Why is that an admission? The CIA estimated Iran's foreign exchanges reserves, as of December 2011, at almost $80 billion. So if Abu-Torabifard spoke accurately, the Islamic Republic has spent half of its foreign currency to prop up the economy in the last year.
1205 GMT: Nuclear Watch. Is this the signal that Iran is closing off the bilateral "back channel" with the US on the nuclear issue, at least for the near future?
Speaker of Parliament Ali Larijani has said that US Secretary of State Hillary Clinton's public reference last weekend to possible discussions is merely a “political gesture": “If US officials have a wise proposal and approach, they can discuss them in the P5+1 (Russia, China, France, Britain, the US and Germany) meeting.”
Bilateral contacts, including some at a high level, were established this autumn between Tehran and Washington, but it appears that talks came to a halt in early October. Iranian officials have shown increasing frustration that their staged plan for a suspension of enrichment of 20% uranium, linked to a removal of sanctions, has not been acknowledged by the US as a basis for negotiations.
1155 GMT: The Battle Within. For weeks, Speaker of Parliament Ali Larijani has maintained a high-profile on international issues, be it Iran's relations with the US, the Gaza War, or the crisis in Syria.
I have suspected that Larijani's concern might not only be abroad but also at home, possibly with eyes on the 2013 Presidential election. It appears I am not the only one with that thought....
0855 GMT: The House Arrests. The son of detained opposition leader Mehdi Karroubi says the politician, reportedly in declining health, has spent time in hospital.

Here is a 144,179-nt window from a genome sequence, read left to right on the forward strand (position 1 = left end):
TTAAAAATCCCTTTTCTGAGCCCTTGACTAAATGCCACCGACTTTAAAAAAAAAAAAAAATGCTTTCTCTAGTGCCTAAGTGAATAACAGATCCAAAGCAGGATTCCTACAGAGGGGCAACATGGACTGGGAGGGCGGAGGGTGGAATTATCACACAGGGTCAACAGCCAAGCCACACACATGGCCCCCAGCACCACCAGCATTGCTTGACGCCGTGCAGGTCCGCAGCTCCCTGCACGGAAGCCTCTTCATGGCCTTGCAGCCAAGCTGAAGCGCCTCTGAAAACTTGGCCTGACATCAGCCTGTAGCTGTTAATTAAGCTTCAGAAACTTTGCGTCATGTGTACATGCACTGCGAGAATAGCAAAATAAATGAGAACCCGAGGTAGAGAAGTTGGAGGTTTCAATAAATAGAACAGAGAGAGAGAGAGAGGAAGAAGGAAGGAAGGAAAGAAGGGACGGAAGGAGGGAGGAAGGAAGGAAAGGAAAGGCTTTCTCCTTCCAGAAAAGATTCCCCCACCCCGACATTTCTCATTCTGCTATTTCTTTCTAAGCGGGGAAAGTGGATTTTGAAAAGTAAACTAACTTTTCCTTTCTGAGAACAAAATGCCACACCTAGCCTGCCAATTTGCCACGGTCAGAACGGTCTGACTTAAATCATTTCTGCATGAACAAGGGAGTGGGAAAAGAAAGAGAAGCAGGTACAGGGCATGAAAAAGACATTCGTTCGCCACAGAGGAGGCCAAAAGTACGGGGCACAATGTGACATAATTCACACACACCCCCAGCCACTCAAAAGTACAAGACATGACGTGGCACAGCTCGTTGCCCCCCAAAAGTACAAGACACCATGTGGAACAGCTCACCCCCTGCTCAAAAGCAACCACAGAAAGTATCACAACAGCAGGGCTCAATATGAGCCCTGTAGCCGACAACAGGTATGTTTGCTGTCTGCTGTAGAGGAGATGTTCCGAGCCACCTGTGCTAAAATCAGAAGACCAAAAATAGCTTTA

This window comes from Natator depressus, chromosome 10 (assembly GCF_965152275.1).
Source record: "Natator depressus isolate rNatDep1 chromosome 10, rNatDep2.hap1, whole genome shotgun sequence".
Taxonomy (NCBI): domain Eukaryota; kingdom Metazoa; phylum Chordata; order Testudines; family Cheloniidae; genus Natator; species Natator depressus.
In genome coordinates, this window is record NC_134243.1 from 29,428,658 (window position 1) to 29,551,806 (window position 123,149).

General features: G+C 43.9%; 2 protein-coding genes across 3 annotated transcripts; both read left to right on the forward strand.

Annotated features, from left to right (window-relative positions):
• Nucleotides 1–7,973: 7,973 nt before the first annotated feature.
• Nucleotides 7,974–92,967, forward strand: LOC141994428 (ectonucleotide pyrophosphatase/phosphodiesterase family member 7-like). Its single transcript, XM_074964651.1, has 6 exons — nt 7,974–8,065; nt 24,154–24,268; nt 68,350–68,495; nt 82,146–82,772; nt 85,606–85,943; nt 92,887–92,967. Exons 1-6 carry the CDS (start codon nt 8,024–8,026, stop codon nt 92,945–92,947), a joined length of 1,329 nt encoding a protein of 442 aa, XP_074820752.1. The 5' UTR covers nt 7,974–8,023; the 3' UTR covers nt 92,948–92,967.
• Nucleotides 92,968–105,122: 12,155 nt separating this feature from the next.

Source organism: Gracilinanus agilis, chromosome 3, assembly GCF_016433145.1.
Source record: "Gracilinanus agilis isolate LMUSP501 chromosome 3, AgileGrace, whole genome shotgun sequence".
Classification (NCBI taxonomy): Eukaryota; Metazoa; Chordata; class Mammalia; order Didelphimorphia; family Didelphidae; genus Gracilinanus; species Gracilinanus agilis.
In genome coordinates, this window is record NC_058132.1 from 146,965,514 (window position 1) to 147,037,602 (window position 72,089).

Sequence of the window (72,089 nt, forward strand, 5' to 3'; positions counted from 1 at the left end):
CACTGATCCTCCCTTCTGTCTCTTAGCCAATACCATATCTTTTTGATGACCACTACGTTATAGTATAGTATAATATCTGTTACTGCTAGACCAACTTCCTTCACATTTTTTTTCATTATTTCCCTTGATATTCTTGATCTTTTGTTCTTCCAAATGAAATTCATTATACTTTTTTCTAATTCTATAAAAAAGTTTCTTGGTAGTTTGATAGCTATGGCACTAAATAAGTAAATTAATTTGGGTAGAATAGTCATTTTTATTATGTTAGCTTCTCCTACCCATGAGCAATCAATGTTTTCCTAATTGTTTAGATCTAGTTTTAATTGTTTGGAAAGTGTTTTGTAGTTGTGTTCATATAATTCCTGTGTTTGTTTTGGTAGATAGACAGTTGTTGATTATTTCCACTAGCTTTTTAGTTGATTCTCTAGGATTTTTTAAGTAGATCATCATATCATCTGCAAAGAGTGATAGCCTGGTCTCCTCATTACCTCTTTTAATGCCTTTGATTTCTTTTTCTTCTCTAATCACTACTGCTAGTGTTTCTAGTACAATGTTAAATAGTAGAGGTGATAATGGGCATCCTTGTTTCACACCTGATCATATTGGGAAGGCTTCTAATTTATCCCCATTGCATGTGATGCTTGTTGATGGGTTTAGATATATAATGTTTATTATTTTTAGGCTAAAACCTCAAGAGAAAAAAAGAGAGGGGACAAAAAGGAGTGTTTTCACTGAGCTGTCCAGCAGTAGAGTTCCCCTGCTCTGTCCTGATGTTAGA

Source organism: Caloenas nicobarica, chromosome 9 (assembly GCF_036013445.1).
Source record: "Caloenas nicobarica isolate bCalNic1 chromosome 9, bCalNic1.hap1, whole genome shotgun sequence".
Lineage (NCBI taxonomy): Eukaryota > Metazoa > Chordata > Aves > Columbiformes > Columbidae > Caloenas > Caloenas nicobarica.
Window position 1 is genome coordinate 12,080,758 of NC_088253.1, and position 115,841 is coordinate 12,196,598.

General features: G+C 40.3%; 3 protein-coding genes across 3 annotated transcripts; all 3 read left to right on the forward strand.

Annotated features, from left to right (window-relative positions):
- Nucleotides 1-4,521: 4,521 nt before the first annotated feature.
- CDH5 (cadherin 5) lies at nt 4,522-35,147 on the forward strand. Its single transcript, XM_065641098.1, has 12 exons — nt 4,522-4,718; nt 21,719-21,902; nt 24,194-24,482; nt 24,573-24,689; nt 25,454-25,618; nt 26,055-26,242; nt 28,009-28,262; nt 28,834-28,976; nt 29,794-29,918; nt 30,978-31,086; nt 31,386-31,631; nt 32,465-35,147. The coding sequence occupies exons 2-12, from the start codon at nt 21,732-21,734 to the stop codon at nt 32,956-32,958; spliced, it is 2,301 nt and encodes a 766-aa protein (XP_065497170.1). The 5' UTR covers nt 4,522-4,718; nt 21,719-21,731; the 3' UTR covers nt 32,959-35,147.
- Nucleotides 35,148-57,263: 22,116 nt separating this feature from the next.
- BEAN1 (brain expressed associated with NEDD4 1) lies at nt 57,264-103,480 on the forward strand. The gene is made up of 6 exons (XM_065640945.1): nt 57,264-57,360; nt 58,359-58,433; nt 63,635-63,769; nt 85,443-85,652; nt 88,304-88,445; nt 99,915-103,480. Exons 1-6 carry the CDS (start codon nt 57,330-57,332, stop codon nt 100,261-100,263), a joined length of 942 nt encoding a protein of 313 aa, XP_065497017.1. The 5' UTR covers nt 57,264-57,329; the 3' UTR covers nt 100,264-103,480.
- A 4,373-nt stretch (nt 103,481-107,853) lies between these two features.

Karroubi, a candidate in the disputed 2009 Presidential election, has been under strict house arrest since February 2011.
0625 GMT: Last week it was the Supreme Leader putting out the "we're winning" message; this week, it is President Ahmadinejad and Speaker of Parliament Ali Larijani who are leading the campaign. On Wednesday, Larijani told the Majlis, “In the international arena, the United States has experienced ups and downs so that it took utmost power at the fall of the Soviet Union, but the enlightenment of the Iranian nation faced this arrogant power with defeat in Iraq, Afghanistan, Lebanon, [and] Palestine and now it is suffering a decline of power."
So who was replacing the US? Larijani held up a "diamond triangle" of Iran, Lebanon’s Hezbollah, and the Palestinian resistance, with their "brilliant capabilities" that had defeated Israel in last week's conflict in Gaza.
However, in any propaganda campaign, there are complications. For example, consider Fars' proclamation of success for an Iranian ally, "Syrian Army Seizes Control over Rebels' Bastion City":
The Syrian army could regain control over a major part of the rebels' main bastion, Homs, and establish security in three-fourth of the city after a fierce battle with terrorist groups.
Which sounds fine, until you realise that Fars is effectively saying that President Assad's military had lost Homs to the insurgency a claim that not even the Free Syrian Army makes.
Then there are the omissions. For example, Press TV's "Iran" section --- promoting Larijani's statement and "US Drone Capture Shows Iran's Capability" --- somehow misses the news that an earthquake hit South Khorasan Province in eastern Iran, killing at least five people, injuring at least 20, and displacing many from their homes.